American Journal of Energy Engineering

Research Article | | Peer-Reviewed |

A Roadmap for Detroit to Bolster E-bus Adoption by 2033

Received: 15 December 2023    Accepted: 3 January 2024    Published: 18 January 2024
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Abstract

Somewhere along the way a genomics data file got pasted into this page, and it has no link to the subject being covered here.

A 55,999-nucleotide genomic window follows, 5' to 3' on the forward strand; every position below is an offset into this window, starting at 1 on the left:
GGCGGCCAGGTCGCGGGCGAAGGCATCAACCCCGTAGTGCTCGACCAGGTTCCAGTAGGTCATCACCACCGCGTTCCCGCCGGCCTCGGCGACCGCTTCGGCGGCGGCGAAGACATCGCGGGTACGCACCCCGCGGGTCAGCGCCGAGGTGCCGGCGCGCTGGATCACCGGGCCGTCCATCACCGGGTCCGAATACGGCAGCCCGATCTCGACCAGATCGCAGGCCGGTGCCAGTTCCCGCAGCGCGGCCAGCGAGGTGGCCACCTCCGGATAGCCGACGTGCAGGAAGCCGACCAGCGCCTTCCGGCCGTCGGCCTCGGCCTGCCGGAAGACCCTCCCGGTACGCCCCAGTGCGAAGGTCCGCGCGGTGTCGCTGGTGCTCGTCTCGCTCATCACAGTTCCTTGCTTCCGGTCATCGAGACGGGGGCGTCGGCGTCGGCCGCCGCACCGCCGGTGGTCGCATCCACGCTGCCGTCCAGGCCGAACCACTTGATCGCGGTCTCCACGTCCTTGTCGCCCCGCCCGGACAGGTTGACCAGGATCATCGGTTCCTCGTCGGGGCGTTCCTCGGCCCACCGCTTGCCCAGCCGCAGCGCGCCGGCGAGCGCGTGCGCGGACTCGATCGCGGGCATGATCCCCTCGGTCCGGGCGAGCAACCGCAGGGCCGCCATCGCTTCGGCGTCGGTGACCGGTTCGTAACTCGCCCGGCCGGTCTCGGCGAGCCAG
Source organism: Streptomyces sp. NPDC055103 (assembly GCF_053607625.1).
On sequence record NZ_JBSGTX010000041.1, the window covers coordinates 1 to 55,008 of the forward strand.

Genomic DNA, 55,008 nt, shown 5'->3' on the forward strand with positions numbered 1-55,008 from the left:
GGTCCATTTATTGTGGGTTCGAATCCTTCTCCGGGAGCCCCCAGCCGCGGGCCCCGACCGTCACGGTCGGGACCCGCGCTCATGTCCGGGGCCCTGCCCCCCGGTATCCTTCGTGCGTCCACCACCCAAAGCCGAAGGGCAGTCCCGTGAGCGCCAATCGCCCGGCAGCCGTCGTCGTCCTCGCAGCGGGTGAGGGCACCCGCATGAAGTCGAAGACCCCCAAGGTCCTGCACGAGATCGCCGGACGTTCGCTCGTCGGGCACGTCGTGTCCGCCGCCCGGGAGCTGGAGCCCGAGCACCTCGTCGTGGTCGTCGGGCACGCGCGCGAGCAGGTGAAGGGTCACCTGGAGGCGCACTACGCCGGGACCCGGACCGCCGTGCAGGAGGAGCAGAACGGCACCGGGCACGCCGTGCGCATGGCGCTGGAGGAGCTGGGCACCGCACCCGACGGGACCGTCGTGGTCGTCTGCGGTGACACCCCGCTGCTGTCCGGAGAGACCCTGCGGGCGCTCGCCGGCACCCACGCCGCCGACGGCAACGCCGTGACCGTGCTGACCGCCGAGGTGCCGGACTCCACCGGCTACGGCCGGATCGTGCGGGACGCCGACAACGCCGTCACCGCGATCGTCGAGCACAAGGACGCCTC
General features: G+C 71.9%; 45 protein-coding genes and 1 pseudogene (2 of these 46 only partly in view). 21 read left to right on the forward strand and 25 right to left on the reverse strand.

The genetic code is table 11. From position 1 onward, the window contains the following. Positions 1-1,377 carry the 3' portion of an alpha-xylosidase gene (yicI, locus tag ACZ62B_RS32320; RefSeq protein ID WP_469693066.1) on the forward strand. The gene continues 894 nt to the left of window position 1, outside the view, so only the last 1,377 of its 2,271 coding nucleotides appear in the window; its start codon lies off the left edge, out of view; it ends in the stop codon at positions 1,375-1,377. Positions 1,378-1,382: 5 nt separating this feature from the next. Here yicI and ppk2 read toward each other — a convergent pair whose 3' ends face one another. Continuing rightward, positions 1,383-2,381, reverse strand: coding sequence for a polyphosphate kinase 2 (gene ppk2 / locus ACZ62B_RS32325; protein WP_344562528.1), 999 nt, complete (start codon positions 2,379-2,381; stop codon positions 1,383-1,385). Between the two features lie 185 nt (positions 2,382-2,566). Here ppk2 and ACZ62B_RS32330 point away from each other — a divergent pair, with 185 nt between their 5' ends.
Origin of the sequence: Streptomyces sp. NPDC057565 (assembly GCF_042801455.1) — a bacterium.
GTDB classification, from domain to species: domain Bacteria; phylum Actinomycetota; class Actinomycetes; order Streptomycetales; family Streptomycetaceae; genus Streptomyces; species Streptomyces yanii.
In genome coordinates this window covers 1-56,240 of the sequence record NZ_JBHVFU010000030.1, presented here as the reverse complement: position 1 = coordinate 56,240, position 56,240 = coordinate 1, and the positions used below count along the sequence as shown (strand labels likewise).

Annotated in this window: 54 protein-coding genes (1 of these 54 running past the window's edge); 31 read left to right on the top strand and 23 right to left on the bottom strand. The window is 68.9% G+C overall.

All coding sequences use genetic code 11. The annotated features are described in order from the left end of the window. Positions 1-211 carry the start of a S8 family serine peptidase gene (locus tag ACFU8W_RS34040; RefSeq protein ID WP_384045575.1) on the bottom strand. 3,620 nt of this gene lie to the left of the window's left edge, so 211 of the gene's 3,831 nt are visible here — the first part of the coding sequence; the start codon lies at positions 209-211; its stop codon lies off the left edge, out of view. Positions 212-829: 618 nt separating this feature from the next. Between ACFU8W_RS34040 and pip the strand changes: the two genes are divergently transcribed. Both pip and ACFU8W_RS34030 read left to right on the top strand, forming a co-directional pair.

Compared with internal combustion engine vehicles, electronic vehicles are quiet and comfortable, with no noise from the engine, no consumption of fossil fuels, and no emission of smelly air pollutants. The only drawback of electronic vehicles is they take a long time for the batteries to be charged. This could be solved by optimizing bus routes, building more charge stations, and adopting fast charge technology. In this paper, the ecological and financial consequences of replacing diesel buses with electronic buses is analyzed. As the result shows it not only saves energy and reduces the emission of air pollutants, but also minimizes the operational costs and therefore greatly increases the profits. A model based on revenue and expenditure is built, which is capable of plotting a detailed roadmap, with the specific number of electronic buses to upgrade, and the forecast of corresponded financial implication on expenses and income year by year. Based on the model, two different kinds of path of transition are analyzed. The first kind is to do it slowly and upgrade only a limited number of electronic buses every year, especially in the beginning years. This kind of plan would minimize the external funding needed during the transition, but cannot repay the external funding by the end of 10 years. The other kind is to upgrade as many electronic buses as the external funding could provide at the beginning. Although it would cause a heavy burden on fiscal revenue, the transition can be achieved faster and make more profits by the end of 10 years, eventually able to repay the external funding.